Denis Noble

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This article is about the British biologist. For the British baritone, see Dennis Noble.
Denis Noble
Denis Noble.jpg
Born (1936-11-16) 16 November 1936 (age 77)[1]
Residence UK
Nationality British
Fields
Institutions University of Oxford
Alma mater University College London (BSc, MA, PhD)
Thesis Ion conductance of cardiac muscle (1962)
Doctoral advisor Otto Hutter
Notable awards
Spouse Susan Jennifer Barfield[1]
Children one son, one daughter[1]
Website

Denis Noble CBE FRS FRCP (born 16 November 1936) is a British biologist who held the Burdon Sanderson Chair of Cardiovascular Physiology at the University of Oxford from 1984 to 2004 and was appointed Professor Emeritus and co-Director of Computational Physiology. He is one of the pioneers of Systems Biology and developed the first viable mathematical model of the working heart in 1960.[4][5][6][7][8]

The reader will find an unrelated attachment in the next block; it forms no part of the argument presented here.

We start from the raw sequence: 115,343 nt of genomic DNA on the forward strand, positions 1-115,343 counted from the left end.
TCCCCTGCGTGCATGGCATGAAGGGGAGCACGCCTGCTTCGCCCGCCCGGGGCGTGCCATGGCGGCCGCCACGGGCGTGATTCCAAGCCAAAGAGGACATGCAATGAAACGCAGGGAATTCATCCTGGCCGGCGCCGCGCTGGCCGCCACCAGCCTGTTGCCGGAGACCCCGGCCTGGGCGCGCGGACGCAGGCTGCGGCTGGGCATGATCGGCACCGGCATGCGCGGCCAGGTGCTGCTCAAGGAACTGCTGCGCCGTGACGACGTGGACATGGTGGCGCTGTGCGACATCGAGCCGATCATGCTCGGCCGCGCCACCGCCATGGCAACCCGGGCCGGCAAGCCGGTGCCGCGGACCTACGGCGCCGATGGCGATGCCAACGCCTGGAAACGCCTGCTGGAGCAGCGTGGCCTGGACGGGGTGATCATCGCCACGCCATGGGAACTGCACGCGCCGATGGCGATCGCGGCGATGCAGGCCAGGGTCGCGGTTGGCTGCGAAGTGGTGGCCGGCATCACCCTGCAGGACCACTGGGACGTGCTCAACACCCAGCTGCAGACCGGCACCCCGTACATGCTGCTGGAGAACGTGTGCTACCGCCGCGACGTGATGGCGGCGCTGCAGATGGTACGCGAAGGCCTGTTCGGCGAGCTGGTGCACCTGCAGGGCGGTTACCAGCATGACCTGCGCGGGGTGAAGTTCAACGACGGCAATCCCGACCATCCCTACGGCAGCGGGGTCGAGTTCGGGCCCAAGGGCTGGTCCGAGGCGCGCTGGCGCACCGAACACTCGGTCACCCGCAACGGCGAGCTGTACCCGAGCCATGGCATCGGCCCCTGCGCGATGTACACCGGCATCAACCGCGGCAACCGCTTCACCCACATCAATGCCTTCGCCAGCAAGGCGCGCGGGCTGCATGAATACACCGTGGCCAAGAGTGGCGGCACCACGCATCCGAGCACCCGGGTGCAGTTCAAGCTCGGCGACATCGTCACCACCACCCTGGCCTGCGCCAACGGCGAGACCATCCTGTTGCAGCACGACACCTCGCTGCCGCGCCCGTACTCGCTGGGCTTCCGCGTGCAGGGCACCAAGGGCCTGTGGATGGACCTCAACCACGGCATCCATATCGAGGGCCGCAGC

Education[edit]

Noble was educated at Emanuel School and University College London (UCL).[1][4] In 1958 he began his investigations into the mechanisms of heartbeat. This led to two seminal papers in Nature in 1960[9][10] giving the first proper simulation of the heart. From this work it became clear that there was not a single oscillator which controlled heartbeat, but rather this was an emergent property of the feedback loops in the various channels. In 1961 he obtained his PhD working under the supervision of Otto Hutter at UCL.[11][12]

Research[edit]

Noble's research focuses on using computer models of biological organs and organ systems to interpret function from the molecular level to the whole organism. Together with international collaborators, his team has used supercomputers to create the first virtual organ, the virtual heart.[13][14][15]

As Secretary-General of the International Union of Physiological Sciences 1993-2001, he played a major role in launching the Physiome Project, an international project to use computer simulations to create the quantitative physiological models necessary to interpret the genome, and he was elected President of the IUPS at its world congress in Kyoto in 2009[16]